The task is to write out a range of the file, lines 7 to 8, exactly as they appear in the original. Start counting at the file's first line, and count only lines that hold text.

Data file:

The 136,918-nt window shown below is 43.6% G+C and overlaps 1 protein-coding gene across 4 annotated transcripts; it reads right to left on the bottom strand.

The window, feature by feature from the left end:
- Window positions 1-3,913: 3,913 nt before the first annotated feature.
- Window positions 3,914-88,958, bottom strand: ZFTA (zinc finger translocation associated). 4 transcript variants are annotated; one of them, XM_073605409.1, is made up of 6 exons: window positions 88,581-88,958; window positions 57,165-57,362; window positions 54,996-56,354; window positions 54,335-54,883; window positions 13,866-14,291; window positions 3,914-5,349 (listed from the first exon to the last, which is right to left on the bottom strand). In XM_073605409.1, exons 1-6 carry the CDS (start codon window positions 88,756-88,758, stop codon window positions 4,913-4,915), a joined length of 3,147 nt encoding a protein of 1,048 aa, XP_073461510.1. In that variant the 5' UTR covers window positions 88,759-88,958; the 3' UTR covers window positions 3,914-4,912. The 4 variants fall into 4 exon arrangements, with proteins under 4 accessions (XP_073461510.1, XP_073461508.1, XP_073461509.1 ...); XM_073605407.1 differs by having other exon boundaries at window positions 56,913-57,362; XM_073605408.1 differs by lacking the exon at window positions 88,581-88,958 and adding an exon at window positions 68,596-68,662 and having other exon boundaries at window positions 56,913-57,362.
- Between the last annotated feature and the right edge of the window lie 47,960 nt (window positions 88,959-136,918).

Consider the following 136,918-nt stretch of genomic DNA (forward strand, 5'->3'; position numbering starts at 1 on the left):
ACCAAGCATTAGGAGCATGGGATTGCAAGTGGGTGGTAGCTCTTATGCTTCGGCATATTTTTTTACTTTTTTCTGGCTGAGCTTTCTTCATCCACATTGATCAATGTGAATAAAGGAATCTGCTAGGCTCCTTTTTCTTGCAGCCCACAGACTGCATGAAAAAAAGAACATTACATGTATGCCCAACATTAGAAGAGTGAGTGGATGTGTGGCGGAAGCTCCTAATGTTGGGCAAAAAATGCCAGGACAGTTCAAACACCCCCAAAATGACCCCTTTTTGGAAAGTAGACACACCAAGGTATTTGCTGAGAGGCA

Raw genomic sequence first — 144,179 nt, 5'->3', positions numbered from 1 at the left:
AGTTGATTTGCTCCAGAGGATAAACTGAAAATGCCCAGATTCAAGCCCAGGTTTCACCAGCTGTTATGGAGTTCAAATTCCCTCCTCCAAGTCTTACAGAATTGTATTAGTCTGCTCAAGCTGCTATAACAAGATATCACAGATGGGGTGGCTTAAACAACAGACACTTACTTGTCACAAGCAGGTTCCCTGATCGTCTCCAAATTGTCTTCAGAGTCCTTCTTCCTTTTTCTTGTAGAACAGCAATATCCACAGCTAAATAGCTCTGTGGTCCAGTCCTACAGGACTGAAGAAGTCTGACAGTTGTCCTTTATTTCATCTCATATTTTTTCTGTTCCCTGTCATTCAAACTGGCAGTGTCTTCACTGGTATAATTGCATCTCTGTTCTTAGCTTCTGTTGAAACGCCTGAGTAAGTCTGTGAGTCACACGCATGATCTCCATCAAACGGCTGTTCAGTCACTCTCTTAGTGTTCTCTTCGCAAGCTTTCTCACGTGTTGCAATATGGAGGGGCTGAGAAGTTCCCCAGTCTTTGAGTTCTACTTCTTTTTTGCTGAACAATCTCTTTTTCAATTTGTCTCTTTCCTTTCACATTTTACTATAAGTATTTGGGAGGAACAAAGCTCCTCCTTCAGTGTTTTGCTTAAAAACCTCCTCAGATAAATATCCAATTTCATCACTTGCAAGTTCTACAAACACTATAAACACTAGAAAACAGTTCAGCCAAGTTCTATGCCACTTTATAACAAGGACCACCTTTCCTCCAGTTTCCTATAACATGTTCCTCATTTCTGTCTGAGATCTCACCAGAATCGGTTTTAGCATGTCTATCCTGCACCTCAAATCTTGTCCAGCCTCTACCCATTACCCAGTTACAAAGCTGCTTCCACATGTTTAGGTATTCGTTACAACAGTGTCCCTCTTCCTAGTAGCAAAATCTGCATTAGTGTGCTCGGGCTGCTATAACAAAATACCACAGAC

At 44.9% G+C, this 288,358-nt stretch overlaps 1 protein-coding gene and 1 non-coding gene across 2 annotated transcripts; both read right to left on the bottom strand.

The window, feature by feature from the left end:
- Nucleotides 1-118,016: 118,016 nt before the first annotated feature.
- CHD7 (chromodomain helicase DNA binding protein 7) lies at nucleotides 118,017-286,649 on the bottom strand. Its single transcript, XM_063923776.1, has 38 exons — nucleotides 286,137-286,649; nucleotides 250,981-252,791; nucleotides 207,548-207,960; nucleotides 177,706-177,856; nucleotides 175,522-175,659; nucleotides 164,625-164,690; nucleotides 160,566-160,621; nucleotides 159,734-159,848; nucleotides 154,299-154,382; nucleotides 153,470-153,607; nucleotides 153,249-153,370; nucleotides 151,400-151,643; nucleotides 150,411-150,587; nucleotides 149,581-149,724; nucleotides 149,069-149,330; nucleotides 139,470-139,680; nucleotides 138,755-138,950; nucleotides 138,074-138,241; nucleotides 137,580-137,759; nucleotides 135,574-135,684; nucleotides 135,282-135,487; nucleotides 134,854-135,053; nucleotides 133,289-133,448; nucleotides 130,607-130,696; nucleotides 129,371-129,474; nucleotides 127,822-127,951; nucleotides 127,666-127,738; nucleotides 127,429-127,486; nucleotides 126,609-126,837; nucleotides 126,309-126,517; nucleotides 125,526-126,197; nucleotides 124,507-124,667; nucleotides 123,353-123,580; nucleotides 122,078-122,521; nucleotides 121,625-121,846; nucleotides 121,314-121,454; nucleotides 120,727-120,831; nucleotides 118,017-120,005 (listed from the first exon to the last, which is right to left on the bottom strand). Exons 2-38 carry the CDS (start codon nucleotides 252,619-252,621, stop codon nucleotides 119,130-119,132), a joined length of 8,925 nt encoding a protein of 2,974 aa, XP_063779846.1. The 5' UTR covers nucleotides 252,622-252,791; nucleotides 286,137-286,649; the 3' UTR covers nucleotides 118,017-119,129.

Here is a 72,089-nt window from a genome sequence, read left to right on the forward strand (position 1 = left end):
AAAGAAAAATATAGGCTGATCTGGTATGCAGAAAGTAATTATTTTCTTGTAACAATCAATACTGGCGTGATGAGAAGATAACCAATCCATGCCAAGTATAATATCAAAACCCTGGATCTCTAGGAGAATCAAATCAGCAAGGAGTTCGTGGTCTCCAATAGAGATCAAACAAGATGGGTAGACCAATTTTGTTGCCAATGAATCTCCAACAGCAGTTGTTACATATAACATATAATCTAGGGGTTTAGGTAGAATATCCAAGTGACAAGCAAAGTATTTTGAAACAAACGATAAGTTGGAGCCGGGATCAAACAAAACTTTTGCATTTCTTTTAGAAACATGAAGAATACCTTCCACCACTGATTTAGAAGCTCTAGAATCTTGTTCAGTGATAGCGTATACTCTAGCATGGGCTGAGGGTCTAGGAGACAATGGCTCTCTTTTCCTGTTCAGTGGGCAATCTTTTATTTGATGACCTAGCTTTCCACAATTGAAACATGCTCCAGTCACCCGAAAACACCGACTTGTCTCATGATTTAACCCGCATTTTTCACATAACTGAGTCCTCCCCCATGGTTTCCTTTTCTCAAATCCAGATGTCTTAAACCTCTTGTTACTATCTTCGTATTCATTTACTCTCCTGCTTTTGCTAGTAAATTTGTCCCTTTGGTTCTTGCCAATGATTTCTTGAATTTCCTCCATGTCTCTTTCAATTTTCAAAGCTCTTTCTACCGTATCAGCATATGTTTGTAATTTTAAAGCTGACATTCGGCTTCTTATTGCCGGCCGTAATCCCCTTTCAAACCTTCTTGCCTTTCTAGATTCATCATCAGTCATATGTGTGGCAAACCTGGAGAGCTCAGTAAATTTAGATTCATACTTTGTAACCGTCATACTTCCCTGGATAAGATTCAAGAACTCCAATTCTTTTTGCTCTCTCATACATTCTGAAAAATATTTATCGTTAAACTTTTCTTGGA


ACCAAGCATTAGGAGCATGGGATTGCAAGTGGGTGGTAGCTCTTATGCTTCGGCATATTTTTTTACTTTTTTCTGGCTGAGCTTTCTTCATCCACATTGATCAATGTGAATAAAGGAATCTGCTAGGCTCCTTTTTCTTGCAGCCCACAGACTGCATGAAAAAAAGAACATTACATGTATGCCCAACATTAGAAGAGTGAGTGGATGTGTGGCGGAAGCTCCTAATGTTGGGCAAAAAATGCCAGGACAGTTCAAACACCCCCAAAATGACCCCTTTTTGGAAAGTAGACACACCAAGGTATTTGCTGAGAGGCA

Raw genomic sequence first — 144,179 nt, 5'->3', positions numbered from 1 at the left: